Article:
Sampras slams Becker to stay front and centre WIMBLEDON

July 10, 1995|By Bill Glauber | Bill Glauber,London Bureau of The Sun

WIMBLEDON, England -- They will miss Pete Sampras. They will recall the years when he owned Wimbledon, when he was the big, quiet bully of men's tennis, grinding his opponents into the grass and winning championships with quick-draw serves and penetrating volleys.

Yesterday, he won his third straight Wimbledon title by stomping on Boris Becker's sentimental express, 6-7 (5-7), 6-2, 6-4, 6-2.

When Sampras held the winner's trophy aloft, the crowd cheered politely. But when Becker made an impromptu lap of honor around Centre Court, the roars echoed in the old stadium.

"You just don't appreciate things at the moment," Becker said. "Many people have been talking about a role model with Andre Agassi. If there's a role model in tennis, it's Pete Sampras. He is behaving perfectly on the court. He is a real nice fellow off the court, and he is playing great tennis. He doesn't really have a bad shot in his game. I think he's definitely extremely good for the game of tennis."

Good? Sampras is pushing himself up to living tennis legend status. He turns 24 next month, and, already, he has won six Grand Slam titles. He is also the first player to win three straight Wimbledons since Bjorn Borg was en route to five consecutive titles.

"I hope people appreciate the tennis I play," Sampras said. "I'm not going to throw tantrums or act like a jerk out there. That's the way I was brought up, and that's the way I will continue to be."

He may cover his emotions on the court, but he clearly was moved to play his best tennis at these championships. He has saved his summer just as sure he has come to grips with life-and-death issues beyond the court.

Tim Gullikson, his coach and friend, didn't make the trip to Wimbledon because he has been undergoing chemotherapy for malignant brain tumors. The two have been close for years, but few knew the depth of their friendship until the past few months.

Sampras wept in the midst of his Australian Open match against Jim Courier, only hours after hearing of a dire medical report on Gullikson's condition. At the French Open, traveling without Gullikson, Sampras appeared bewildered in a first-round loss.

But here, he was focused. Whenever he wobbled yesterday, he listened for the voice of Tim Gullikson's twin brother, Tom, who would shout out Sampras' nickname, "Pistol." Sampras also relied on the tactical knowledge of his hitting partner, Paul Annacone, who said of Sampras: "He has a lot of heart, a lot of focus, and he just wants to be a good person."

Finally, when the match ended, Sampras dedicated the victory to Tim Gullikson, and spoke with the coach by telephone.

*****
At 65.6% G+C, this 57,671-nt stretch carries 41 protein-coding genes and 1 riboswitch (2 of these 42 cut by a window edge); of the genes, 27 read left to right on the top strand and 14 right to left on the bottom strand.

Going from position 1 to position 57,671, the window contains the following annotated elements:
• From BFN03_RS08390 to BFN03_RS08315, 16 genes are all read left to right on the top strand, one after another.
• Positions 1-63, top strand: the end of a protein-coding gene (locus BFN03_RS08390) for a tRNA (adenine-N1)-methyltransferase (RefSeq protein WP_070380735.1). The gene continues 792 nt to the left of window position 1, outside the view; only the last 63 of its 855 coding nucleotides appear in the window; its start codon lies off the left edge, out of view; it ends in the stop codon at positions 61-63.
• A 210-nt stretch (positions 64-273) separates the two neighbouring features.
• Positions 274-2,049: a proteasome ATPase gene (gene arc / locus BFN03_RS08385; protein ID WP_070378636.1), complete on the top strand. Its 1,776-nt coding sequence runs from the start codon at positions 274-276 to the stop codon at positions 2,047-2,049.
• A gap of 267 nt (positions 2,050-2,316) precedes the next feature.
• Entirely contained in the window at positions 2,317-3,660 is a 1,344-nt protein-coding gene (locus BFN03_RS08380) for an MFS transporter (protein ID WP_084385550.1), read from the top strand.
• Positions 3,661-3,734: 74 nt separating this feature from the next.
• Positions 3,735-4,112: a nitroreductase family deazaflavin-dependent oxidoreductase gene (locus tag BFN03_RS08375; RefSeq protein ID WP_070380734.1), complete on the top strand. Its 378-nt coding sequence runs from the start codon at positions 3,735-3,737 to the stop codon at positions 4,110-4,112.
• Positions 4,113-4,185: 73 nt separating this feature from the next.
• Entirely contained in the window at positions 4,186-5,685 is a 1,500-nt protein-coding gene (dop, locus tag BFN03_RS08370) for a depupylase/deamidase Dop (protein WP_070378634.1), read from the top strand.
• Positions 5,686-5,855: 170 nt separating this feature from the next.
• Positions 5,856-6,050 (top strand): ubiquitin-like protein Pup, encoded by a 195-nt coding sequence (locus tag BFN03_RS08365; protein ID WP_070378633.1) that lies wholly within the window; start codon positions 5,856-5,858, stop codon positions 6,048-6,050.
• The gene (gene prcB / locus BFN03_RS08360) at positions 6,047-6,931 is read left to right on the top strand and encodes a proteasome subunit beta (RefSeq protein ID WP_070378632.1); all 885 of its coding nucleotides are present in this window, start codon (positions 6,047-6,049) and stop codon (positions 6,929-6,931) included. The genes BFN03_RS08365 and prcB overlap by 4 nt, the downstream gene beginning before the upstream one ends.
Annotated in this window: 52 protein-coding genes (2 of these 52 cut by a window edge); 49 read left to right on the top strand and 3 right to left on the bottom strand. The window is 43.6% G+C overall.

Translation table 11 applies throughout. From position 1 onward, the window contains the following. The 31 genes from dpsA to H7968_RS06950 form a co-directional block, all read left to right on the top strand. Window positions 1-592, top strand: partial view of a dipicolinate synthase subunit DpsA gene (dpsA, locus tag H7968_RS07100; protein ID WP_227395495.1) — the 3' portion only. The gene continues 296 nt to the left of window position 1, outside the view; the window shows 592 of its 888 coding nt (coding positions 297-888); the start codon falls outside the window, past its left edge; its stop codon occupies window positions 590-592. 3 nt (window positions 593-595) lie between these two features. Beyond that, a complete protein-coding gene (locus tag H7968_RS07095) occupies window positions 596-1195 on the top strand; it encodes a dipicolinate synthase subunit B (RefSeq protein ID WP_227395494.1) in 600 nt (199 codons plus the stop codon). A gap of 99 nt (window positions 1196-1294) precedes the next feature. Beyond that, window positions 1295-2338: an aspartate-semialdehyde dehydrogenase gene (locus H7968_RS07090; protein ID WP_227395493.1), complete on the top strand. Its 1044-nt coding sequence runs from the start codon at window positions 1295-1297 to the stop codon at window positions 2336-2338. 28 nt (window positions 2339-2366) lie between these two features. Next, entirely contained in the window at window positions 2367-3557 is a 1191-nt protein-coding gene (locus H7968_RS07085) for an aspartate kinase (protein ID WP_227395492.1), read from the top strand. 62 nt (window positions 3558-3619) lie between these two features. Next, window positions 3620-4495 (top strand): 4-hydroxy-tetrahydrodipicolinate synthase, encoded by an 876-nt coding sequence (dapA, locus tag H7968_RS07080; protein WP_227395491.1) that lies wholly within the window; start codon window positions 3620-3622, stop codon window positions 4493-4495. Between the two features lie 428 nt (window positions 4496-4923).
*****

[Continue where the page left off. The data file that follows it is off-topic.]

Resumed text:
"He's a true champion," Sampras said of Gullikson. "The way he has handled his treatment is just an inspiration. Over the phone, he gave me the encouragement to go on and put what happened at the French behind me and hopefully try to win a three-peat for him. So I felt pretty good about that."

The Sampras who dominated men's tennis last year is clearly back. He may be No. 2 in the official rankings behind Andre Agassi, but the Wimbledon win gives him a claim for player of the moment.

"When a guy plays like he did in the final, no one can beat him," said Nick Bollettieri, Becker's coach. "Pete is still the best player in the world."

Modern power tennis may not be fancy, it may even be boring, but that's not Sampras' fault. He'll never have John McEnroe's touch of genius at the net or Jimmy Connors' grinding charisma from the baseline.

But what Sampras has is the ability to hit big serves on demand and make the big returns.

"People who know the game understand that this is grass-court tennis," Sampras said. "People watch Wimbledon more than any tournament in the world, and they see fast points. You have to understand when you have two guys that serve extremely big and volley pretty well, you are not going to have long rallies. That's the bottom line."

Against Becker, he was like a pitcher who was going after a perfect game. Sure, he lost a first-set tiebreaker, but with searing Centre Court temperatures, it was Sampras who remained fresh, while Becker's legs gave out.

Sampras had 23 aces. He never faced a break point. He was so good that Becker covered his eyes and staggered around the baseline because it didn't matter if he could see the ball or not -- Sampras was hitting all chalk.

"Unfortunately, he owns the Centre Court now," Becker said. "I used to own it a few years back, but it belongs to him now."

Becker is 27 and has three Wimbledon titles and was trying to become the first man since Bill Tilden to win Wimbledon championships over a 10-year period. It didn't quite work out, but he still gave everyone a marvelous two weeks. More than any other player, he said, he understood exactly what Sampras accomplished.

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